Should your business get a patent for a new technology invention, or would it be better considered a trade secret? The answer is not always easy to discern. Patents and trade secrets have distinct advantages and disadvantages based on the type of information to be protected, regardless of the income stream the new invention may bring.
Below is a brief overview of the considerations when determining if your businesses’ information should be maintained as a trade secreted, or patented.
What is a Trade Secret?
Trade secret law developed from state common and statutory laws, and aims to avoid misappropriation of valuable business information. Generally, trade secrets:
- are “information, including a formula, pattern, compilation, program, device, method, technique or process”;
- are not generally known or ascertainable by the public;
- derive economic value from being held secret; and
- are protected from disclosure with reasonable efforts.
Trade secret law protects any information that is not “commonly known” and which the company has taken reasonable steps to keep in confidence. The protection is more limited than patent and copyright protection. Further, trade secret law prevents only misappropriation, which means wrongful taking. Securing trade secrets is possible without completing an application or any formal governmental examination. However, there are costs associated with keeping information secret.
Unlike a patent, however, owning a trade secret does not come with exclusive rights. While the owner can take action against third parties who misappropriate the secret, the owner has no recourse if a third party independently invents the information, discovers the information through reverse engineering, or obtains the information due to accidental disclosure. Once any of these events occurs, the owner loses his or her property rights in the secret.
Further, trade secrets have a potentially unlimited life, if the proper safeguards are taken. A trade secret can be lost forever through independent discovery, accidental disclosure, or intentional unauthorized publication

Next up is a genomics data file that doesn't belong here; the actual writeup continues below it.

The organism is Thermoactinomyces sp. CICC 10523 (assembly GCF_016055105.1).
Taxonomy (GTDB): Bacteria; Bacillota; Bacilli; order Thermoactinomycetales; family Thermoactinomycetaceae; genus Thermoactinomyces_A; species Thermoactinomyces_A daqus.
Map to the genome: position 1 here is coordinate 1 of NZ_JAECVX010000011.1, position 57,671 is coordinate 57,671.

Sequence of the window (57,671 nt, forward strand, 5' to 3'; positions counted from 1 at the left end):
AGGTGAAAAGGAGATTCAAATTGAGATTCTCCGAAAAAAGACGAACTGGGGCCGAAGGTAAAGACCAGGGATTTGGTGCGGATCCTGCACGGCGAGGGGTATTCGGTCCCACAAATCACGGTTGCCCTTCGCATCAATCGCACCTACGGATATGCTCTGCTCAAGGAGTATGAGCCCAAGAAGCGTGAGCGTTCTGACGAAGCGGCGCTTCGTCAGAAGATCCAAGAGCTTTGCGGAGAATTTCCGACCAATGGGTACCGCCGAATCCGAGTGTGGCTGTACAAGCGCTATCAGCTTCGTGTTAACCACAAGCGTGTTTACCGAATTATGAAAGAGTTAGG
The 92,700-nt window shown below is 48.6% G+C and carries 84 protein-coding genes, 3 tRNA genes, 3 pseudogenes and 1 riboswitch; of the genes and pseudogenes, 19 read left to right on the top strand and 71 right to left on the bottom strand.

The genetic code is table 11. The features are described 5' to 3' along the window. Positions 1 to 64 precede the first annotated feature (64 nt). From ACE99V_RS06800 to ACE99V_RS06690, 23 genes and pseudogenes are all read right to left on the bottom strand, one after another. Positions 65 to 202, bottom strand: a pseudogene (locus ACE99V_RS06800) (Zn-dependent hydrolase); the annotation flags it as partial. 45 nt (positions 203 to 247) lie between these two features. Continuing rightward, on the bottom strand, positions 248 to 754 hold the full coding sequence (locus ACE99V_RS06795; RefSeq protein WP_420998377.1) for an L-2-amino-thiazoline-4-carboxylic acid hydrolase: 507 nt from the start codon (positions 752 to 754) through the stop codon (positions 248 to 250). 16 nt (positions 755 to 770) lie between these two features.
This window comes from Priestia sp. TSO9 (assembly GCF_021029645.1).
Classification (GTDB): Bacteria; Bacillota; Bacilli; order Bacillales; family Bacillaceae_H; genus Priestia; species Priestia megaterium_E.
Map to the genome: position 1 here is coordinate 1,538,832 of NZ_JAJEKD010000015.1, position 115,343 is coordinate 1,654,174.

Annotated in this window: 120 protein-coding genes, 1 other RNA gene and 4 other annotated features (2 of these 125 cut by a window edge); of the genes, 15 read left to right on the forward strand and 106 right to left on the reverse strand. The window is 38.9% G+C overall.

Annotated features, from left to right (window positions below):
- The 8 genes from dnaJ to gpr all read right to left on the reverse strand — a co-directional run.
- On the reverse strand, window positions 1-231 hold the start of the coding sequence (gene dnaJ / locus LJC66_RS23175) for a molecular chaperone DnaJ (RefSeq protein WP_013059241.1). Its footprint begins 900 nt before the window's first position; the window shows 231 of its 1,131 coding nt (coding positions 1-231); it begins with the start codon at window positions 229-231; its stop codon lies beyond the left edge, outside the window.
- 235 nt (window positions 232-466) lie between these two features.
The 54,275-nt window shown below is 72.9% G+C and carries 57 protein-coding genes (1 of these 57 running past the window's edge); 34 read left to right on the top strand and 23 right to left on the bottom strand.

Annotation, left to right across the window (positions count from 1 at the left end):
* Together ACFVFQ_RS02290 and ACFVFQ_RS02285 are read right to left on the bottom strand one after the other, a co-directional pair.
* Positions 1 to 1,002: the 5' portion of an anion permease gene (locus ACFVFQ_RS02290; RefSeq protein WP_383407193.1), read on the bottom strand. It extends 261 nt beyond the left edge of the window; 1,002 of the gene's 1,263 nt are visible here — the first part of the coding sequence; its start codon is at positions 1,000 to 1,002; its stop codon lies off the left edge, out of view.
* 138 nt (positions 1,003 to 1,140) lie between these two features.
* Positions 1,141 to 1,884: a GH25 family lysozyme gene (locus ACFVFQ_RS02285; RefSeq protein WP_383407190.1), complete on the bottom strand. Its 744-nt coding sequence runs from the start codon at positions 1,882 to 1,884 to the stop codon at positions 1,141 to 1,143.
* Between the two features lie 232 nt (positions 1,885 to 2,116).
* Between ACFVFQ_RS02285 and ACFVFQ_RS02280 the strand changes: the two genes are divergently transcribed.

Patents, on the other hand, are available if the information or device is novel and inventive. Patent protection allows the patent owner to exclude competition during the life of the patent. Most utility patents have a term of 20 years, and design patents have a term of 14 years (design patents issued on patent applications filed after December 18, 2013, will have a term of 15 years). During the patent term, only the patent owner can make or sell the device. A patent owner can generate income during the limited life of the patent by licensing the technology, but that income stream must be weighed against the significant cost in time and money required to obtain and then enforce a patent.
T o obtain a patent, certain conditions must be met. The proposed invention must be the right type of subject matter, be new, inventive, useful and the owner of the invention must have clear title to ownership of the invention. Patent registration is generally done on a country-by-country basis but there are some treaties and agreements in place that facilitate registration in more than one country at a time. The rules around patent registration differ from one country to another so it is important that you seek the advice of a professional.
To apply for a patent, the applicant must make public the details of the patented invention. These include:
- Background information (the ‘state of the art’)
- The nature of any technical problems solved by the invention
- A detailed description of the invention and how it works
- Illustrations of the invention where appropriate.